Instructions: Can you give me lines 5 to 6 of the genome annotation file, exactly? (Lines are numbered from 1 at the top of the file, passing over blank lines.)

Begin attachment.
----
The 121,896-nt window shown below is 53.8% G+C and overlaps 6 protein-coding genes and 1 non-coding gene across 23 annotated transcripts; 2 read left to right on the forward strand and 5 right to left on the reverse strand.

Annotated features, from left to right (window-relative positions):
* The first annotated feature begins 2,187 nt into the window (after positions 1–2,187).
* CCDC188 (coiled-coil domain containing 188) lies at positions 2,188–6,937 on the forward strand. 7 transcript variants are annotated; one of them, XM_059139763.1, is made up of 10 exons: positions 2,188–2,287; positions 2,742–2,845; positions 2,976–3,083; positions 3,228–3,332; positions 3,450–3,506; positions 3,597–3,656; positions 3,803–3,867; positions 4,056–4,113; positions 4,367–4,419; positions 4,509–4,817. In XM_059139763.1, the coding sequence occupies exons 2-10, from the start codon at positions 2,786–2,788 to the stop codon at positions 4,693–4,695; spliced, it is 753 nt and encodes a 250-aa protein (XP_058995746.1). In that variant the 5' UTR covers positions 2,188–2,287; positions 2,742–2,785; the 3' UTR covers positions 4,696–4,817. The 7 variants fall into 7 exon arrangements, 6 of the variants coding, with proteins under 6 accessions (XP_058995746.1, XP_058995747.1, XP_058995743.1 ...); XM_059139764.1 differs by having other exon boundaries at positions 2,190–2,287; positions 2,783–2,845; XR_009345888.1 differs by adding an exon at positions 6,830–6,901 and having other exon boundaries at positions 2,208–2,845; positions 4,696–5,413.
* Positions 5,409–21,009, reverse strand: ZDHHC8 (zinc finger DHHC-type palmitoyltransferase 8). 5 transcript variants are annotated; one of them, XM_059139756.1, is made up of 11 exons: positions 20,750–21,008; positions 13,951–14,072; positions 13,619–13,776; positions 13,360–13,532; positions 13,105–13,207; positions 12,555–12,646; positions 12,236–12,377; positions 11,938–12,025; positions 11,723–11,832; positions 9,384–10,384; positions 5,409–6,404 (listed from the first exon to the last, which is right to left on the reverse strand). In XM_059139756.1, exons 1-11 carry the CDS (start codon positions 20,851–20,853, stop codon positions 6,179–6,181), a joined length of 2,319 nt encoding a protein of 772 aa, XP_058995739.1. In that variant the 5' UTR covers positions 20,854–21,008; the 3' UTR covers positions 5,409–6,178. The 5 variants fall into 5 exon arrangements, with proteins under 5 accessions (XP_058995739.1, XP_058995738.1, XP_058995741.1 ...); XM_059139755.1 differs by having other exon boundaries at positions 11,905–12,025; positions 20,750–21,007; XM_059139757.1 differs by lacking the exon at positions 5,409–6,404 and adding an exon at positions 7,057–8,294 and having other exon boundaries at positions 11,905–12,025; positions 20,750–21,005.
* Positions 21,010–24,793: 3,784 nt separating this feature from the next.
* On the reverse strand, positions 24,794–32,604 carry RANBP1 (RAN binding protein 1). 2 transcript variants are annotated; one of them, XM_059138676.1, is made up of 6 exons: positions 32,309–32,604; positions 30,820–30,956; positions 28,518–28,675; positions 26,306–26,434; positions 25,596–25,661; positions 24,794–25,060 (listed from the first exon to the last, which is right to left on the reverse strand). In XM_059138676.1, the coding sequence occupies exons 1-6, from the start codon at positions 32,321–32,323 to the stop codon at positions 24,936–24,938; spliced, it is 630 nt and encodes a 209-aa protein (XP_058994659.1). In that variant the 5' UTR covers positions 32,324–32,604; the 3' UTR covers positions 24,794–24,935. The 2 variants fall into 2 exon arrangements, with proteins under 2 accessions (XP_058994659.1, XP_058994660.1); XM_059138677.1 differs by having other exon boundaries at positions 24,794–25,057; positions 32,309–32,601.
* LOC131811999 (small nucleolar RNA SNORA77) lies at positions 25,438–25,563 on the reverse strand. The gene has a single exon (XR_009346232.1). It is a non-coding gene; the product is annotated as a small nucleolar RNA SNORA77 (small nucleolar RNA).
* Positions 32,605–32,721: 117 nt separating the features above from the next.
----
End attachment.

* Positions 5,409–21,009, reverse strand: ZDHHC8 (zinc finger DHHC-type palmitoyltransferase 8). 5 transcript variants are annotated; one of them, XM_059139756.1, is made up of 11 exons: positions 20,750–21,008; positions 13,951–14,072; positions 13,619–13,776; positions 13,360–13,532; positions 13,105–13,207; positions 12,555–12,646; positions 12,236–12,377; positions 11,938–12,025; positions 11,723–11,832; positions 9,384–10,384; positions 5,409–6,404 (listed from the first exon to the last, which is right to left on the reverse strand). In XM_059139756.1, exons 1-11 carry the CDS (start codon positions 20,851–20,853, stop codon positions 6,179–6,181), a joined length of 2,319 nt encoding a protein of 772 aa, XP_058995739.1. In that variant the 5' UTR covers positions 20,854–21,008; the 3' UTR covers positions 5,409–6,178. The 5 variants fall into 5 exon arrangements, with proteins under 5 accessions (XP_058995739.1, XP_058995738.1, XP_058995741.1 ...); XM_059139755.1 differs by having other exon boundaries at positions 11,905–12,025; positions 20,750–21,007; XM_059139757.1 differs by lacking the exon at positions 5,409–6,404 and adding an exon at positions 7,057–8,294 and having other exon boundaries at positions 11,905–12,025; positions 20,750–21,005.
* Positions 21,010–24,793: 3,784 nt separating this feature from the next.